Thus as unribbed arcuate region 25 bends, very little additional force is required for the remaining rotation of hammer 20 from fifteen degrees to slightly beyond thirty degrees at which point hammer 20 is released to detonate the cartridge. Therefore, the amount of force required to be applied to trigger 27 at rotation angles of hammer 20 beyond fifteen degrees remains substantially constant, thereby preventing stack up.
Referring now to FIGS. 4a-c, it is understood that the transverse cross-sectional views of spring 10 shown are approximate representations of spring 10 at indicated points and that an actual spring 10 may vary from the representations shown in minor details. FIG. 4a shows a cross section of spring 10 taken at a point in region 23 substantially above end 30 of rib 12. At this point, spring 10 has a thickness t and a transverse width w1, and rib 12 has a depth d1 and a rib width wr. FIG. 4b shows a cross section of spring 10 taken between ends 28,30 of rib 12. At this point spring 10 still has a thickness of t and rib 12 still has a width wr. Thus spring 10 has a constant thickness and rib 12 has a constant width. However, rib 12 has a depth d2, in which d2 <d1 because the depth of rib 12 decreases in the direction from rib end 30 to rib end 28. Additionally, spring 10 has a width w2 in which w.sub. 2 <w1 because the width of spring 10 decreases in the direction from butt end 16 to claw end 14.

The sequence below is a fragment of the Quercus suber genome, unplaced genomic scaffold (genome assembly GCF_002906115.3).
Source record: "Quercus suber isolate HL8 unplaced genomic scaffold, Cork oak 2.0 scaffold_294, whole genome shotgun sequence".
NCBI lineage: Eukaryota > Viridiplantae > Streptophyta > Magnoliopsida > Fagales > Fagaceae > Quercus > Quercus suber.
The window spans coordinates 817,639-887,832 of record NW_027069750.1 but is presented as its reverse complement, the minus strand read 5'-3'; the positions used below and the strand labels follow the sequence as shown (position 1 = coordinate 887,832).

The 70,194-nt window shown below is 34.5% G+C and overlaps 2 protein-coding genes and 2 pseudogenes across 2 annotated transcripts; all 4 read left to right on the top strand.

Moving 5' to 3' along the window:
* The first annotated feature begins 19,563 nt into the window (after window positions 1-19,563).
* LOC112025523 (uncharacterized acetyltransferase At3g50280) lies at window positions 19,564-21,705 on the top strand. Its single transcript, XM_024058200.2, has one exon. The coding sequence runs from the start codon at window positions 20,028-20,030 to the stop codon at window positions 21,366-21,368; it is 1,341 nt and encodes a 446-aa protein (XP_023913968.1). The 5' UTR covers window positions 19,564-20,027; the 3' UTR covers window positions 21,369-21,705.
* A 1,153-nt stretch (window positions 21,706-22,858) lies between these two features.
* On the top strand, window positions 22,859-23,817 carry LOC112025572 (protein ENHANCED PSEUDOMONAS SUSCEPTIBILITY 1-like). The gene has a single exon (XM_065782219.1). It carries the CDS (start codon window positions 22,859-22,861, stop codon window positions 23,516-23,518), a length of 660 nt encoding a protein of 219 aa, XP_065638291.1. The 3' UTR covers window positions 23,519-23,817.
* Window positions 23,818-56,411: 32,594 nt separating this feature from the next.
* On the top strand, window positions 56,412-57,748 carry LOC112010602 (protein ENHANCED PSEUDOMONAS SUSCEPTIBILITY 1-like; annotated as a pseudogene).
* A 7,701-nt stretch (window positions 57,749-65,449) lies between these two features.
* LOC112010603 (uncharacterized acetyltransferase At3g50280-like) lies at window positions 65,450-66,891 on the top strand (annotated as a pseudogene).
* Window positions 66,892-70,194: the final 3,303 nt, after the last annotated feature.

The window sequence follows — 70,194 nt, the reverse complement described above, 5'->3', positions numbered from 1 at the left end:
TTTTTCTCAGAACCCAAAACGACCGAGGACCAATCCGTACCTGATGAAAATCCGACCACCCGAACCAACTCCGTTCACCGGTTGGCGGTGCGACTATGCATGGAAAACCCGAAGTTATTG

FIG. 4c shows a cross section of spring 10 taken at a point within unribbed arcuate region 25 substantially above end 28 of rib 12. At this point, spring 10 has a thickness t, and thus a constant cross section throughout its entire length, and a width w3, in which w3 <w2 because spring 10 continues to taper in unribbed arcuate region 25. Rib 12 does not extend into arcuate region 25 of spring 10.
Referring now to FIG. 5, there is shown a graph of the angle of rotation of hammer 20 on the horizontal axis versus the static energy storage in ounces on the vertical axis for a plurality of test springs. The energy storage in ounces is a static measurement of the force required against hammer 20 to cause hammer 20 to remain stationary against a spring at a given angle of rotation. The energy storage was measured removing all internal parts of a handgun, exept a hammer and spring, and coupling a connecting rod to the hammer and a scale. It is believed that the scale could thus measure the force applied to the hammer to an accuracy of one ounce.